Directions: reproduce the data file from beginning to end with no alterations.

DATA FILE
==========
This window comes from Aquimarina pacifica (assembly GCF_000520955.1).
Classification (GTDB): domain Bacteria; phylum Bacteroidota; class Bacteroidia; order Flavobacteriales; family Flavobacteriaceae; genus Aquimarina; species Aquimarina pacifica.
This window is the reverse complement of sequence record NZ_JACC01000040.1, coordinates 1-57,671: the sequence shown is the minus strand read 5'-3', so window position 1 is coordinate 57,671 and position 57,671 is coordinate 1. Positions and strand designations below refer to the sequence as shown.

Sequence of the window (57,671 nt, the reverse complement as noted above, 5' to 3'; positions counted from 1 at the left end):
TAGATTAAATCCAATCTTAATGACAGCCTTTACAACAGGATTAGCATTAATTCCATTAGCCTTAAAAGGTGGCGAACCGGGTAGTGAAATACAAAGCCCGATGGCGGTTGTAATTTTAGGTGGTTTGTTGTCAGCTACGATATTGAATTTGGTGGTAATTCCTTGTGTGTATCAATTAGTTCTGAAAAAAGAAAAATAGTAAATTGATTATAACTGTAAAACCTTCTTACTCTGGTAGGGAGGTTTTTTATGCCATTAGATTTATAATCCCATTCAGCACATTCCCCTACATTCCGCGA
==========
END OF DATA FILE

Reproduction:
This window comes from Aquimarina pacifica (assembly GCF_000520955.1).
Classification (GTDB): domain Bacteria; phylum Bacteroidota; class Bacteroidia; order Flavobacteriales; family Flavobacteriaceae; genus Aquimarina; species Aquimarina pacifica.
This window is the reverse complement of sequence record NZ_JACC01000040.1, coordinates 1-57,671: the sequence shown is the minus strand read 5'-3', so window position 1 is coordinate 57,671 and position 57,671 is coordinate 1. Positions and strand designations below refer to the sequence as shown.

Sequence of the window (57,671 nt, the reverse complement as noted above, 5' to 3'; positions counted from 1 at the left end):
TAGATTAAATCCAATCTTAATGACAGCCTTTACAACAGGATTAGCATTAATTCCATTAGCCTTAAAAGGTGGCGAACCGGGTAGTGAAATACAAAGCCCGATGGCGGTTGTAATTTTAGGTGGTTTGTTGTCAGCTACGATATTGAATTTGGTGGTAATTCCTTGTGTGTATCAATTAGTTCTGAAAAAAGAAAAATAGTAAATTGATTATAACTGTAAAACCTTCTTACTCTGGTAGGGAGGTTTTTTATGCCATTAGATTTATAATCCCATTCAGCACATTCCCCTACATTCCGCGA